Fig. 1 Morphology of Ganoderma species. a An old basidiome of Ganoderma australe, b Mature basidiome of G. casuarinicola, c, d hyphae, e tube layer hyphae, f, g, h Basidiospores, i Pore characteristics. Scale bars: a, b = 2 cm; c, d = 3 μm; e = 15 μm; f, g, h. = 5 μm; i = 500 μm.
Ganoderma species are widely distributed in temperate, subtropical and tropical regions, and appear to thrive in hot and humid conditions (Pilotti et al. 2004; Hapuarachchi et al. 2019a,b,; Luangharn et al. 2019). Basidiomes are commonly in the form of a bracket (Pilotti et al. 2004). Ganoderma is cosmopolitan and an important wood-decaying genus. Some species of Ganoderma are pathogenic, causing root and stem rot on a variety of monocotyledons, dicotyledons and gymnosperms, including a wide range of economically important trees and perennial crops which results in the death of affected trees (Hapuarachchi et al. 2018b). Ganoderma grows as facultative parasites of trees but can also live as saprobes on rotting stumps and roots (Turner 1981; Pilotti et al. 2004). Hence, they have ecological importance in the breakdown of woody plants for nutrient mobilization. Taxa also possess effective machinery of lignocellulose-decomposing enzymes which may be useful for bioenergy production and bioremediation (Hepting 1971; Kües et al. 2015; Hyde et al. 2019).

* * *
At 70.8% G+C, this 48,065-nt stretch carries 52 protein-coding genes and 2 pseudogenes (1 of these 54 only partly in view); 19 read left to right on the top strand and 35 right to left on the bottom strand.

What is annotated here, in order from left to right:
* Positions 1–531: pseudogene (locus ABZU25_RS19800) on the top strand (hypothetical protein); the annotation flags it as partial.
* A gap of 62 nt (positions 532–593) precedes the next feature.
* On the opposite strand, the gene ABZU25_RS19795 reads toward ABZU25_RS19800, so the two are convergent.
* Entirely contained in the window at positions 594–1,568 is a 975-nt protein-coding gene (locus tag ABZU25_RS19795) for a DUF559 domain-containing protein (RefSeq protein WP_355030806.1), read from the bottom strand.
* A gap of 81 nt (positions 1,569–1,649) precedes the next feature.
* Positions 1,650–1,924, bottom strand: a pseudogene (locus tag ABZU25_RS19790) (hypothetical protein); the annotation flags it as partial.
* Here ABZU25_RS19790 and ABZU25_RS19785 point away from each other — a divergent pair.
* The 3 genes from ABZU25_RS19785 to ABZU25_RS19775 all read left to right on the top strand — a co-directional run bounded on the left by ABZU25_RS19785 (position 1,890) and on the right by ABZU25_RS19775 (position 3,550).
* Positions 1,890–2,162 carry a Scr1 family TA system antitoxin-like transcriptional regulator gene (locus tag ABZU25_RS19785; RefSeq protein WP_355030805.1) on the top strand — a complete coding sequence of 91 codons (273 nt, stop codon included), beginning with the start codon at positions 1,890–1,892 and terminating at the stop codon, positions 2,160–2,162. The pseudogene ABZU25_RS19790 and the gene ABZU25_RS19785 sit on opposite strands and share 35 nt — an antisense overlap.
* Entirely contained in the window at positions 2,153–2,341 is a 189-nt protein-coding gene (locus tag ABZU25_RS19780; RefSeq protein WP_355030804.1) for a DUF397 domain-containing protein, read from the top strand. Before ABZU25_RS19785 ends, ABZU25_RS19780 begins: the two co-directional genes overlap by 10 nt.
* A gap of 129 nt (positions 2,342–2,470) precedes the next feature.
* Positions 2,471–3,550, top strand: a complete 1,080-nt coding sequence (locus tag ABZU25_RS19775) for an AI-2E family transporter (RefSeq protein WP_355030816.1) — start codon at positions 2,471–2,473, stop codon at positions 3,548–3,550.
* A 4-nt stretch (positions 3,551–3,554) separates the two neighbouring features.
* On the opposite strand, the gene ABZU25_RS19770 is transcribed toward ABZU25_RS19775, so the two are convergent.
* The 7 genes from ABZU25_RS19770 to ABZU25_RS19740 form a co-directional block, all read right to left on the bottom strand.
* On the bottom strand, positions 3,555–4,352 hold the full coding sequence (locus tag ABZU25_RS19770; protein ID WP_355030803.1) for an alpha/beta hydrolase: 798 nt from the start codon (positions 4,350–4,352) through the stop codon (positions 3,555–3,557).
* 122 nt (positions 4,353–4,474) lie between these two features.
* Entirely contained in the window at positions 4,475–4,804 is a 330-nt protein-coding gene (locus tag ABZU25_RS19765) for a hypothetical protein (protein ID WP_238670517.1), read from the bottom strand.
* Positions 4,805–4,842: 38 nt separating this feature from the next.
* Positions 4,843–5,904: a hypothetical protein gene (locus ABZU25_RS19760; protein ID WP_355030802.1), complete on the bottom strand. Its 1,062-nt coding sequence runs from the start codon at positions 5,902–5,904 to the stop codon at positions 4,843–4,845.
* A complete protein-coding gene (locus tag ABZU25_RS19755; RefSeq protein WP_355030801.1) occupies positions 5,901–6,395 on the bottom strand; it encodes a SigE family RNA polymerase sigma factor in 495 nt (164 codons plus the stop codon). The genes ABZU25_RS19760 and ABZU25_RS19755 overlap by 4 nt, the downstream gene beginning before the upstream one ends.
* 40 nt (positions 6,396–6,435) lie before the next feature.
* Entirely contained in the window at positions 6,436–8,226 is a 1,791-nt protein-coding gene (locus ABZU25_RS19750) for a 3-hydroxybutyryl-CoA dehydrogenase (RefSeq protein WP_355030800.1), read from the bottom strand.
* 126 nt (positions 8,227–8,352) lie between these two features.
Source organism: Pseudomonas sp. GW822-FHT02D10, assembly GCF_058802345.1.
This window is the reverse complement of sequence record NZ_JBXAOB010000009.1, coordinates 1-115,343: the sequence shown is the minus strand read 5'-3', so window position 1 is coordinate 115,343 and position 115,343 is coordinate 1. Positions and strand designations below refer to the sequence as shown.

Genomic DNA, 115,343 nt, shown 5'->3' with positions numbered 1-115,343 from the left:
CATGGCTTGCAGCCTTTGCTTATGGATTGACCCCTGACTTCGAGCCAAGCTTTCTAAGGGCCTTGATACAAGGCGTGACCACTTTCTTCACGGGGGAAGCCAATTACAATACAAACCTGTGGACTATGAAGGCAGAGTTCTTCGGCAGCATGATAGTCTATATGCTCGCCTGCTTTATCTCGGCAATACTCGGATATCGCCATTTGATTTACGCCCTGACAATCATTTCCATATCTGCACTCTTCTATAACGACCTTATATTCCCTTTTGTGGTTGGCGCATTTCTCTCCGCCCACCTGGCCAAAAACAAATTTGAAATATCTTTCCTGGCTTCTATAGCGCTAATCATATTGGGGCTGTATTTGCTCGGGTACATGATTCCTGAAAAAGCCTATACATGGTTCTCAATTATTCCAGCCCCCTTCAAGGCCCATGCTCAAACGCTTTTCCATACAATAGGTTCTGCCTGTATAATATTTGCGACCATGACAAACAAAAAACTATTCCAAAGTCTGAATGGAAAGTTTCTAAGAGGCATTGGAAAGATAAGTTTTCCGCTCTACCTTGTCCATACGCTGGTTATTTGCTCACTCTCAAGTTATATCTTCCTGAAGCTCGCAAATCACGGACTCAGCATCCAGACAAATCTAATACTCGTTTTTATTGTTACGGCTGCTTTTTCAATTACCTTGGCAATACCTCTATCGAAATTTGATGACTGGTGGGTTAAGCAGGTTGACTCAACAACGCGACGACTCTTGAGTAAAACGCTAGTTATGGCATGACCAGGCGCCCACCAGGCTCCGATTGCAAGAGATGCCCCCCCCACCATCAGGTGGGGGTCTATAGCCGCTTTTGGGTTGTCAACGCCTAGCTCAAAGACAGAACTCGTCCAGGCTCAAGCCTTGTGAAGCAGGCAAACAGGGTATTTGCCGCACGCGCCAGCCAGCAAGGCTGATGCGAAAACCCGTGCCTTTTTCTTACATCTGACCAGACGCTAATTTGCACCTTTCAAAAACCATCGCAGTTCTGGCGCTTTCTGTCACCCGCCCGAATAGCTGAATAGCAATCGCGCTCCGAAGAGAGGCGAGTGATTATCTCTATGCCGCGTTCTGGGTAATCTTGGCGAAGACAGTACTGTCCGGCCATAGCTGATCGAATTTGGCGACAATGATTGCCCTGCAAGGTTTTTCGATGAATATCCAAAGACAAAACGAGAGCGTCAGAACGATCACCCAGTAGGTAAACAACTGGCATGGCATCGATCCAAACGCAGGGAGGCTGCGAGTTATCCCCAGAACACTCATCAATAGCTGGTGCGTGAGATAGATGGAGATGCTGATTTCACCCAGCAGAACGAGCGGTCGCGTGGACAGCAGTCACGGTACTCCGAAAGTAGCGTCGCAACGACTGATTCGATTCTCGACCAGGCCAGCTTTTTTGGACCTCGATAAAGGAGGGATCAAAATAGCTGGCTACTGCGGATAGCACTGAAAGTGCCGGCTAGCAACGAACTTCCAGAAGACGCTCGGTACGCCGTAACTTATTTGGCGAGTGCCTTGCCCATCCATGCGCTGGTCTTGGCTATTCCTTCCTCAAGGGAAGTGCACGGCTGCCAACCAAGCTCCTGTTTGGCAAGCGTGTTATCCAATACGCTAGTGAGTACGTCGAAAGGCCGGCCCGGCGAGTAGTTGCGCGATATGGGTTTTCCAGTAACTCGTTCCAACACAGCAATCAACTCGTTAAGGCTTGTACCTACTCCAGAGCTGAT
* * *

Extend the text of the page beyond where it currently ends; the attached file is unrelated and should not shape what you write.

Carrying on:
Several Ganoderma species are prolific sources of highly active bioactive compounds such as polysaccharides, proteins, steroids and triterpenoids. These bioactive compounds show a huge structural and chemical diversity (Shim et al. 2004; Qiao et al. 2005; Wang and Liu 2008; Teng et al. 2011; De Silva et al. 2012a, b; 2013; Hapuarachchi et al. 2017; Li et al. 2018; Hyde et al. 2019). The bioactive constituents have anti-cancer, anti-inflammatory, anti-tumour, anti-oxidant, immunomodulatory, immunodeficiency, anti-diabetic, anti-viral, anti-bacterial, anti-fungal, anti-hypertensive, anti-atherosclerotic, anti-ageing, anti-androgenic, hepatoprotective and radical scavenging properties. They are also promising in neuroprotection, sleep promotion, cholesterol synthesis inhibition, preventing hypoglycemia, inhibition of lipid peroxidation/oxidative DNA damage, maintenance of gut health, prevention of obesity, and stimulation of probiotics (De Silva et al. 2012a; Hapuarachchi et al. 2016a,b, 2017).